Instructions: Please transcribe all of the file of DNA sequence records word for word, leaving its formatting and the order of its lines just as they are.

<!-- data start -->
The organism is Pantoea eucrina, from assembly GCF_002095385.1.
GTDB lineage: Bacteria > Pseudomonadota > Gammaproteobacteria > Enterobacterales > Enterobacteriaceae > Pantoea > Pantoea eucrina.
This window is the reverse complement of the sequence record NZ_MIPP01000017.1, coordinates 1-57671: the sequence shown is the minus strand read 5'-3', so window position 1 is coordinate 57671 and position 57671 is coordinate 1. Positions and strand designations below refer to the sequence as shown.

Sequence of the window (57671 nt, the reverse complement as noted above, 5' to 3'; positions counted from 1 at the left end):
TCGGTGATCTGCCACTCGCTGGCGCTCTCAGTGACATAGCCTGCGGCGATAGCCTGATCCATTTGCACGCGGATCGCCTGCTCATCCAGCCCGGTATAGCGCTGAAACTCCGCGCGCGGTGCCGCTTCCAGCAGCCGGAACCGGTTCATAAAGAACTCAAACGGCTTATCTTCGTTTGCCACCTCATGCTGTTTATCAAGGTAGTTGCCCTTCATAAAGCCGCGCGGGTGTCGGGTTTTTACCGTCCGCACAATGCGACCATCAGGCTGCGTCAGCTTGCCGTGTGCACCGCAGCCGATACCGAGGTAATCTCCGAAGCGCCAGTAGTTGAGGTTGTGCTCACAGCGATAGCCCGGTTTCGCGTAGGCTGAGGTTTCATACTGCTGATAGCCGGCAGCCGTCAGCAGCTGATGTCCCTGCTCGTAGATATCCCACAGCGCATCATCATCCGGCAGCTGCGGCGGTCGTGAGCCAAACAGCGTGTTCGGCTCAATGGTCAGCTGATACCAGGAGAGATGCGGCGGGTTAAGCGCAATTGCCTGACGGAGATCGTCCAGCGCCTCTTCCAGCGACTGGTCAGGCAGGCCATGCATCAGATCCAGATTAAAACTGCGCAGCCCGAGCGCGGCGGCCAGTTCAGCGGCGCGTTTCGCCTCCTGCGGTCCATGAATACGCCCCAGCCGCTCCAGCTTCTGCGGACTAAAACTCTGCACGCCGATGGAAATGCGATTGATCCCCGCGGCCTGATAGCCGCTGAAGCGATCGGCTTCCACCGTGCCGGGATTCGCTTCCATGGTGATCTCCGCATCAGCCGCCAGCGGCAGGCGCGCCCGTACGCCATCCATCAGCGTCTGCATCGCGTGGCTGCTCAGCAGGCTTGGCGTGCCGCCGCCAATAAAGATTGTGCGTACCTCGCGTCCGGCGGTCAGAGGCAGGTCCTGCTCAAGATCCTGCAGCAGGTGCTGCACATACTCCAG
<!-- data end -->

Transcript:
The organism is Pantoea eucrina, from assembly GCF_002095385.1.
GTDB lineage: Bacteria > Pseudomonadota > Gammaproteobacteria > Enterobacterales > Enterobacteriaceae > Pantoea > Pantoea eucrina.
This window is the reverse complement of the sequence record NZ_MIPP01000017.1, coordinates 1-57671: the sequence shown is the minus strand read 5'-3', so window position 1 is coordinate 57671 and position 57671 is coordinate 1. Positions and strand designations below refer to the sequence as shown.

Sequence of the window (57671 nt, the reverse complement as noted above, 5' to 3'; positions counted from 1 at the left end):
TCGGTGATCTGCCACTCGCTGGCGCTCTCAGTGACATAGCCTGCGGCGATAGCCTGATCCATTTGCACGCGGATCGCCTGCTCATCCAGCCCGGTATAGCGCTGAAACTCCGCGCGCGGTGCCGCTTCCAGCAGCCGGAACCGGTTCATAAAGAACTCAAACGGCTTATCTTCGTTTGCCACCTCATGCTGTTTATCAAGGTAGTTGCCCTTCATAAAGCCGCGCGGGTGTCGGGTTTTTACCGTCCGCACAATGCGACCATCAGGCTGCGTCAGCTTGCCGTGTGCACCGCAGCCGATACCGAGGTAATCTCCGAAGCGCCAGTAGTTGAGGTTGTGCTCACAGCGATAGCCCGGTTTCGCGTAGGCTGAGGTTTCATACTGCTGATAGCCGGCAGCCGTCAGCAGCTGATGTCCCTGCTCGTAGATATCCCACAGCGCATCATCATCCGGCAGCTGCGGCGGTCGTGAGCCAAACAGCGTGTTCGGCTCAATGGTCAGCTGATACCAGGAGAGATGCGGCGGGTTAAGCGCAATTGCCTGACGGAGATCGTCCAGCGCCTCTTCCAGCGACTGGTCAGGCAGGCCATGCATCAGATCCAGATTAAAACTGCGCAGCCCGAGCGCGGCGGCCAGTTCAGCGGCGCGTTTCGCCTCCTGCGGTCCATGAATACGCCCCAGCCGCTCCAGCTTCTGCGGACTAAAACTCTGCACGCCGATGGAAATGCGATTGATCCCCGCGGCCTGATAGCCGCTGAAGCGATCGGCTTCCACCGTGCCGGGATTCGCTTCCATGGTGATCTCCGCATCAGCCGCCAGCGGCAGGCGCGCCCGTACGCCATCCATCAGCGTCTGCATCGCGTGGCTGCTCAGCAGGCTTGGCGTGCCGCCGCCAATAAAGATTGTGCGTACCTCGCGTCCGGCGGTCAGAGGCAGGTCCTGCTCAAGATCCTGCAGCAGGTGCTGCACATACTCCAG